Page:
Vodafone rejects Iliad’s bid to merge Italian businesses

UK-based telecoms group rebuffs Eir owner’s revised offer but says ‘discussions with others’ will continue

Vodafone has rejected Eir owner Iliad’s proposal to merge their Italian businesses, according to the French telecoms company, about two years after the UK-based group rebuffed a previous bid of more than €11 billion.

In a statement on Wednesday, Iliad said it submitted a revised offer since going public with its first in December, but the FTSE 100 company failed to accept it.

The revised proposal removed call options for Iliad, which would have paved the way for it to take control of the combined operations in the coming years. It also slightly increased the cash proceeds Vodafone would receive to €6.6 billion, up from €6.5 billion, while nudging down Iliad’s to €400 million from €500 million.

Both companies would still each have received a €2 billion shareholder loan and 50 per cent of the new business. Iliad continued to value Vodafone Italia at €10.45 billion.


Iliad, which has operations in France, Italy and Poland, has been clear about its ambitions to expand its business, with opportunities in Italy a particular focus.

On Wednesday, Iliad said it was “confident that the offer presented was the best possible business combination to benefit a struggling Italian market and telecommunications industry”.

Meanwhile, Vodafone’s chief executive Margherita Della Valle, who first took over on an interim basis last January, has pledged to focus on simplifying the telecoms group and to pursue deals in European markets that are not earning above their cost of capital.

In a statement on Wednesday, Vodafone said it was “no longer in talks with Iliad, but our discussions with others continue”.

In response to Iliad’s first public offer in December, the UK-based group said it was “supportive of in-market consolidation in countries where it is not achieving appropriate returns on invested capital” and confirmed it was “exploring options with several parties to achieve this in Italy, including through a merger or a disposal”.

Shares in Vodafone declined almost 4 per cent in morning trading on Wednesday and have fallen more than 28 per cent in the past year.

An earlier bid from Iliad in 2022 was also rejected after Vodafone said it was “not in the best interests of shareholders”. In the same year, Iliad’s billionaire founder Xavier Niel acquired a 2.5 per cent stake in Vodafone through his investment vehicle Atlas Investissement.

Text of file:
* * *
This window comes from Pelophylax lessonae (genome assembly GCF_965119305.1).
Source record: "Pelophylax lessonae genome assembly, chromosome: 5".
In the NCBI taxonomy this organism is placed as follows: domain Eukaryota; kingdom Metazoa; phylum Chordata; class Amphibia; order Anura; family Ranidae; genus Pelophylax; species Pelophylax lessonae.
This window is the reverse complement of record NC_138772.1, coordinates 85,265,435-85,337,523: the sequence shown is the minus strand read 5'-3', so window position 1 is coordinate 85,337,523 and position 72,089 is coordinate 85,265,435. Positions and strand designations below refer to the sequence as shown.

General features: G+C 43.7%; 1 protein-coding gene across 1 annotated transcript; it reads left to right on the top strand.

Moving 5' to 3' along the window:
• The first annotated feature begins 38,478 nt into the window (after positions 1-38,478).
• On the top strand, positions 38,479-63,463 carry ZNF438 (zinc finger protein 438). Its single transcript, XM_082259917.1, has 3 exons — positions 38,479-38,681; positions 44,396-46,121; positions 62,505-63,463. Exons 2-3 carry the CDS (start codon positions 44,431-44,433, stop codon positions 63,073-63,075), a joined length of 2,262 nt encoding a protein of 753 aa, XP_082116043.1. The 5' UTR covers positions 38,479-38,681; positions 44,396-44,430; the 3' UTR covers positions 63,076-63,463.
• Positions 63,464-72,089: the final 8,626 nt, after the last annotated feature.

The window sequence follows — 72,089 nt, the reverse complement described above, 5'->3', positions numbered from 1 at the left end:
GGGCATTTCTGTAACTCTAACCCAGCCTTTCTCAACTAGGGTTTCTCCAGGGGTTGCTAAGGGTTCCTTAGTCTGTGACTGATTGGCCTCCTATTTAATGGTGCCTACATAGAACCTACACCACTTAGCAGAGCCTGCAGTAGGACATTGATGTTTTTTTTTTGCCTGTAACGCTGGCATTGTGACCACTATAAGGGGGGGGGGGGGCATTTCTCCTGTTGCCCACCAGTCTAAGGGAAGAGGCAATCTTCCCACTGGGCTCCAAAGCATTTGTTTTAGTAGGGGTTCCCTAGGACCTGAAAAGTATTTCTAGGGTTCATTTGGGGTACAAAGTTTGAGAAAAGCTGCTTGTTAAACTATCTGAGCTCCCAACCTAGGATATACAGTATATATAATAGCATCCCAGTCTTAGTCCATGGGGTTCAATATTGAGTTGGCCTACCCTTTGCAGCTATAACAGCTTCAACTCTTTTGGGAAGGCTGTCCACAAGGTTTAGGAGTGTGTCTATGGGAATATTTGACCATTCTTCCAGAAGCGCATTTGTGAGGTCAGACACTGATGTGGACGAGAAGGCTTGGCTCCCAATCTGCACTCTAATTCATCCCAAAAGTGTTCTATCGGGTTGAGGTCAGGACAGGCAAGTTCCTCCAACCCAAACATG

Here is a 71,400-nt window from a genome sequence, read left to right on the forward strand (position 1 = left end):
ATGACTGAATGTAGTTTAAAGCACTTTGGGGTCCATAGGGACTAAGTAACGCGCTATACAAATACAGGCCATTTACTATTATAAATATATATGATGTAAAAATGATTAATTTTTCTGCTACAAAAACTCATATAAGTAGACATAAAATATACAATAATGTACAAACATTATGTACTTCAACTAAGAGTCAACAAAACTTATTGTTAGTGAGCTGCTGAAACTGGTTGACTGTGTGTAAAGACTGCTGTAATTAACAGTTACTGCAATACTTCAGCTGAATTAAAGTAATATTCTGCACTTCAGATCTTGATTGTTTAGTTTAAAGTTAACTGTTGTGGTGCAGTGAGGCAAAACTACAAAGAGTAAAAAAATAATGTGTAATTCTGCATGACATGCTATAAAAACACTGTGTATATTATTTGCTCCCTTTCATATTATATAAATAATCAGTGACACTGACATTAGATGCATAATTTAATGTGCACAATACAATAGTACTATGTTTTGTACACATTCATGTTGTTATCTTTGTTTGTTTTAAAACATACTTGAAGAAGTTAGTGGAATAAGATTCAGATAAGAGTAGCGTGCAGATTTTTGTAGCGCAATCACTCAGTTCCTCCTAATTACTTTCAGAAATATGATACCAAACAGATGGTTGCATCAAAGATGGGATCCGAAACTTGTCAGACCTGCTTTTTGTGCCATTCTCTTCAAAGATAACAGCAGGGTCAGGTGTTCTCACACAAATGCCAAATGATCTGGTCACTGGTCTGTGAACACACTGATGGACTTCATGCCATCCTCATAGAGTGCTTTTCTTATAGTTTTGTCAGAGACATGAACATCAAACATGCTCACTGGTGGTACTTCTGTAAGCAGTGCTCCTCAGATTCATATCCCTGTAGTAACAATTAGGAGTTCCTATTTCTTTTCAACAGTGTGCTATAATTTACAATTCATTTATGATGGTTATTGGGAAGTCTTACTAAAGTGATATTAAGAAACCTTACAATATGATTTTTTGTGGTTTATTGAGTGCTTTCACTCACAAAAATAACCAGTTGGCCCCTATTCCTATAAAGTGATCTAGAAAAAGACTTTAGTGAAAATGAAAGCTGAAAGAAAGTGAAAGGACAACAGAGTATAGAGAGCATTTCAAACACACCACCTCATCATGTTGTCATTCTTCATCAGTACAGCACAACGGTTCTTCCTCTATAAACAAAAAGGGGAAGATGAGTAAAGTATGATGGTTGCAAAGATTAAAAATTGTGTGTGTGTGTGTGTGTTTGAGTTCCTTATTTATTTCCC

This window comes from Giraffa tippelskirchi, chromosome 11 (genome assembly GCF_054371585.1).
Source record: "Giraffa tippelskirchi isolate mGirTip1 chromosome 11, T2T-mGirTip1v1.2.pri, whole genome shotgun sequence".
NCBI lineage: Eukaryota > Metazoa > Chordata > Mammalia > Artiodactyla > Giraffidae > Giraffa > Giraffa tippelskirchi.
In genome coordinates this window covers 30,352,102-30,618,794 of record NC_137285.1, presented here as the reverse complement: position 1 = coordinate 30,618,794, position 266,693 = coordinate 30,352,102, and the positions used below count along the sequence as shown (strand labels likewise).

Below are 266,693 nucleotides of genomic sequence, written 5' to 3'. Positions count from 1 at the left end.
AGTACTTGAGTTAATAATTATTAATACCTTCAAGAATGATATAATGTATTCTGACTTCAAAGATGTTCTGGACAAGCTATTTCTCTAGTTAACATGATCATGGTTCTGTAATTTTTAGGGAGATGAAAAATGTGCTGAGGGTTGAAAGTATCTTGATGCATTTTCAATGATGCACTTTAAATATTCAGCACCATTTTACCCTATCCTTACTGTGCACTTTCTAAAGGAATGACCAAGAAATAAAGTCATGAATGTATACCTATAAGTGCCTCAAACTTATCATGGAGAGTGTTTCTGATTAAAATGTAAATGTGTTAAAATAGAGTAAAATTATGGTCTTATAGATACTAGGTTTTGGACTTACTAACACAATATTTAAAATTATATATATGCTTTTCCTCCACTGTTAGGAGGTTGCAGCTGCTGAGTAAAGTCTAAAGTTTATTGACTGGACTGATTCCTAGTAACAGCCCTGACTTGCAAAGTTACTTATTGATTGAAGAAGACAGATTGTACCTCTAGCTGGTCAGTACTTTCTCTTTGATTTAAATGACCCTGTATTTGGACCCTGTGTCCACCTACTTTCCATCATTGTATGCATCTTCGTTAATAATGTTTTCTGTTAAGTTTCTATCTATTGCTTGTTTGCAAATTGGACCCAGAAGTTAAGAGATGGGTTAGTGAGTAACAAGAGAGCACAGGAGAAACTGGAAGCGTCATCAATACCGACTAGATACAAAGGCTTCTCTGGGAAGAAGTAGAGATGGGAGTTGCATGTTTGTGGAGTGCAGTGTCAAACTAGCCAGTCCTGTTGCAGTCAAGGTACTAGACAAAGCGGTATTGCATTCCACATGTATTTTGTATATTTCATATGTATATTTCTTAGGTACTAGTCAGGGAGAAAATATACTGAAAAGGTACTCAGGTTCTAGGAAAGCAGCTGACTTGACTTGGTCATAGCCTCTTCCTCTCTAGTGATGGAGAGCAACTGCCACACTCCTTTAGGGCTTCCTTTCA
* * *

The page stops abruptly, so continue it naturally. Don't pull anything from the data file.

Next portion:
Vodafone has also held informal talks about a potential merger or partial disposal of assets with Swisscom-owned Fastweb, according to people close to the two companies. It did not immediately respond to a request for comment.

A potential merger between Vodafone Italia and Fastweb would create a highly competitive group in the business services segment, analysts said. Fastweb has a 34 per cent market share in the enterprise segment and is a leading supplier of internet technology to the public sector. The company does not have its own mobile network.

Iliad first entered Italy in 2018 as a low-cost challenger to Italy’s established mobile carriers, sparking a price war that put pressure on existing players including Telecom Italia (TIM), the former state monopoly.

In the first three months of last year, Iliad was the fourth mobile player in Italy, with a market share of 9.2 per cent, based on the total number of sim cards, according to data from Italy’s telecoms regulator AGCOM. A merger with Vodafone, the country’s second-largest operator after TIM, would have made the group Italy’s largest.

TIM last year announced it would split its business and sell its prized network to private equity group KKR in an effort to reduce its debt. The move, according to analysts, is likely to trigger further consolidation in the crowded telecoms market in Italy.

Since becoming chief executive, Della Valle has announced the sale of Vodafone’s Spanish business for up to €5 billion to a fund founded by two former Virgin Media executives in October, and a proposed domestic merger with CK Hutchison’s Three UK in June.

The UK competition regulator launched its formal investigation into the plan last week. The UK government last week also said that a stake in Vodafone held by its largest shareholder, Emirates Telecommunications, which is also known as e&, was a national security risk and ordered the companies to take steps to mitigate it. – Copyright the Financial Times Limited 2024